Monday, December 14, 2009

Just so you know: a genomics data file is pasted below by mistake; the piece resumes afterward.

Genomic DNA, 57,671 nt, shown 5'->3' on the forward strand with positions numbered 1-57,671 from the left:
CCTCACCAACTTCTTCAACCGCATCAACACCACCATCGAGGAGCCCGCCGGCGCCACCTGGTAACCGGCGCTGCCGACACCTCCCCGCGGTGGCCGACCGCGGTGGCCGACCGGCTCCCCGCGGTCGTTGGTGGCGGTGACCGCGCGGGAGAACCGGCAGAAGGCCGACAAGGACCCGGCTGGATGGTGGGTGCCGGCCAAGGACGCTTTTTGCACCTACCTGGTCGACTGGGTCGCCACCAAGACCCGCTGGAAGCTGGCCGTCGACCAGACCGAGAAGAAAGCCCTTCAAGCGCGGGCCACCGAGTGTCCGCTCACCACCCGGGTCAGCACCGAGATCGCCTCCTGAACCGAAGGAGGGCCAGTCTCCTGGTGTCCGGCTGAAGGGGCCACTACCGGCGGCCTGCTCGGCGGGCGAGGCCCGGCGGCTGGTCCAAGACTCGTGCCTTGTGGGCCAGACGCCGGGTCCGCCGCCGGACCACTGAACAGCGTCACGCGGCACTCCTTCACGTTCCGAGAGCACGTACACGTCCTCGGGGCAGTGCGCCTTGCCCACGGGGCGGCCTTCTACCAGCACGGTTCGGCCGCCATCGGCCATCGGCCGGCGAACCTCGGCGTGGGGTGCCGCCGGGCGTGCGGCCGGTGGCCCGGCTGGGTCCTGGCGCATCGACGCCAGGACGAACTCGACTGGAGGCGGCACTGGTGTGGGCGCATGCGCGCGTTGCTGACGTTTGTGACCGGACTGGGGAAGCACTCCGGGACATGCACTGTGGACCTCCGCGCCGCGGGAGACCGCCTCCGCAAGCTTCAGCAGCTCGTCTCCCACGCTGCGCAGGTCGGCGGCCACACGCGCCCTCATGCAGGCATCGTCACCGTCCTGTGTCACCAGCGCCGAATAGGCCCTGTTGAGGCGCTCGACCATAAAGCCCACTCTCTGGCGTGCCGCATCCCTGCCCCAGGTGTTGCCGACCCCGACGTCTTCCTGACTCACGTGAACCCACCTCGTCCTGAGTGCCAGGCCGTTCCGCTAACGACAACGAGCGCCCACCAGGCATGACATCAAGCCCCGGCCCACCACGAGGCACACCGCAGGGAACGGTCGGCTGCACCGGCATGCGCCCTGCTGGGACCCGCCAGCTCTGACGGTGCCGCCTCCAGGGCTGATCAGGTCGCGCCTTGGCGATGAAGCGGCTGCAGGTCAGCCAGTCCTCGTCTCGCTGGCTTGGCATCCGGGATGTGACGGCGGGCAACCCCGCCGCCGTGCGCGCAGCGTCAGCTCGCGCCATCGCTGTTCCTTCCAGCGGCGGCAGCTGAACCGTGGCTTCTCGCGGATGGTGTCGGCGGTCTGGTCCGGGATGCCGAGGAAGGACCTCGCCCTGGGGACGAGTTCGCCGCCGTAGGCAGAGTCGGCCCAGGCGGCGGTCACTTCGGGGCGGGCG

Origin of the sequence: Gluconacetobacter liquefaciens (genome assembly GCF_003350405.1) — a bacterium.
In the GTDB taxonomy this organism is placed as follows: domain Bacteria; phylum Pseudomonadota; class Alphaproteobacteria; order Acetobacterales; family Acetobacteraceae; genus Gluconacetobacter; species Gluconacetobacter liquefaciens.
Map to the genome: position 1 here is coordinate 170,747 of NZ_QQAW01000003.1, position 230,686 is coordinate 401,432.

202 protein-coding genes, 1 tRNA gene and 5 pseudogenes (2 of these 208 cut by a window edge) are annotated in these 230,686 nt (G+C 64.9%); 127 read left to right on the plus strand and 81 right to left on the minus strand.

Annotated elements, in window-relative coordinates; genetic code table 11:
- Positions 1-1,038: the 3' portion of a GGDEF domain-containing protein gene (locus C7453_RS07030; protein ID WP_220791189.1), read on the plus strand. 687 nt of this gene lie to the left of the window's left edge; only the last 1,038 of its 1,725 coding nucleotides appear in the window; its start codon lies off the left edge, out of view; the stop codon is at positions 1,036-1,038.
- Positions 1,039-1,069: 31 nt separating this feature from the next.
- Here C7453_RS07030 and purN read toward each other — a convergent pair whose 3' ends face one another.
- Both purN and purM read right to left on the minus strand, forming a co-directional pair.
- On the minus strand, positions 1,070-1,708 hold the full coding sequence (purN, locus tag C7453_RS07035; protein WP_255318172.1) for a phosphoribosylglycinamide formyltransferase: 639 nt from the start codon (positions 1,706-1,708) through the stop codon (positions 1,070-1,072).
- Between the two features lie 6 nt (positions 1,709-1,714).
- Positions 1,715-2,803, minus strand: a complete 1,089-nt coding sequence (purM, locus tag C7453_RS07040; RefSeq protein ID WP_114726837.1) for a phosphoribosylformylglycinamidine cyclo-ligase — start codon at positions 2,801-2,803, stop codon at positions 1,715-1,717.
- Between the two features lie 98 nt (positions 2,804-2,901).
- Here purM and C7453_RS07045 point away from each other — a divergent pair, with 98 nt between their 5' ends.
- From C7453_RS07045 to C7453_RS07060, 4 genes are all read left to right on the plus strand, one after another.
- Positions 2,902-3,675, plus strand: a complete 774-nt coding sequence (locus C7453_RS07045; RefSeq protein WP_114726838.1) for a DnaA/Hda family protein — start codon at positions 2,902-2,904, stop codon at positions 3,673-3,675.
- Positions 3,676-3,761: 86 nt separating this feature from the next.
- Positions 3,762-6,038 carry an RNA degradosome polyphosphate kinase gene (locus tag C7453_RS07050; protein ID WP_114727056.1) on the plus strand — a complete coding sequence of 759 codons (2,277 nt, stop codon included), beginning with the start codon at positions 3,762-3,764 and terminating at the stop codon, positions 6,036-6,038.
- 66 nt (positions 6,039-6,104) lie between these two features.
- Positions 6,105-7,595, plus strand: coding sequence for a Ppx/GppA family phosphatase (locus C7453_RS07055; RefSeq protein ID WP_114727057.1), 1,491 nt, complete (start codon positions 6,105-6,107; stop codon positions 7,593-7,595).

It’s Thanksgiving time again and here I am — back at my parents’ place in Indianapolis. It’s never quite felt like home — not in the way the house in South Bend did. The home I lived in from the time I was 2 until I nearly graduated from grad school. That home had marks on the wall from my impersonations of Mary Lou Retton. The basement carpet had grooves from hours on roller skates pretending I was Dorothy Hamill or the later years - Tonya Harding. (Nancy looked too much like a horse.) The basketball hoop over the garage where every summer I would play outside late in the evening because I was lucky enough to have a street lamp at the end of my driveway. The cold bathroom tile where I broke up a chin when I was 2 and 1/2– my earliest memory - pain then bright lights and then a McDonald’s milkshake — that experience has repeated itself time and time again. The backyard where I played with all my imaginary friends and later mowed a bullseye as a protest to having to mow the yard at all. The spot on the front porch where I stood when my dad told me my great grandmother had passed away. The spot on the edge of my bed where I first saw my dad cry. The top of the stairs where - when following my mom down my sophomore year of high school - i realized she was wasting away to a disease at that time we couldn’t name. The kitchen where once we named the disease - allergy to gluten - she began to eat again without fear. The garage where we ate taco bell dinners for weeks as our kitchen was re-done. My bedroom where I forced my sister to pay to get entry – a sin that I paid for over and over again at South Beach clubs where even a handful of cash wouldn’t get me behind those velvet ropes. The bedroom where I cried the exactly same amount of tears as every teenage girl everywhere, but thought I was all alone. It’s amazing how a place can mean so much. It’s really the family that is most important, but at the same time, physical remainders of where we’ve been, how we’ve loved and been loved, and how much we’ve grown share such an incredible attachment that when you lose them — it’s like you’ve lost a good friend.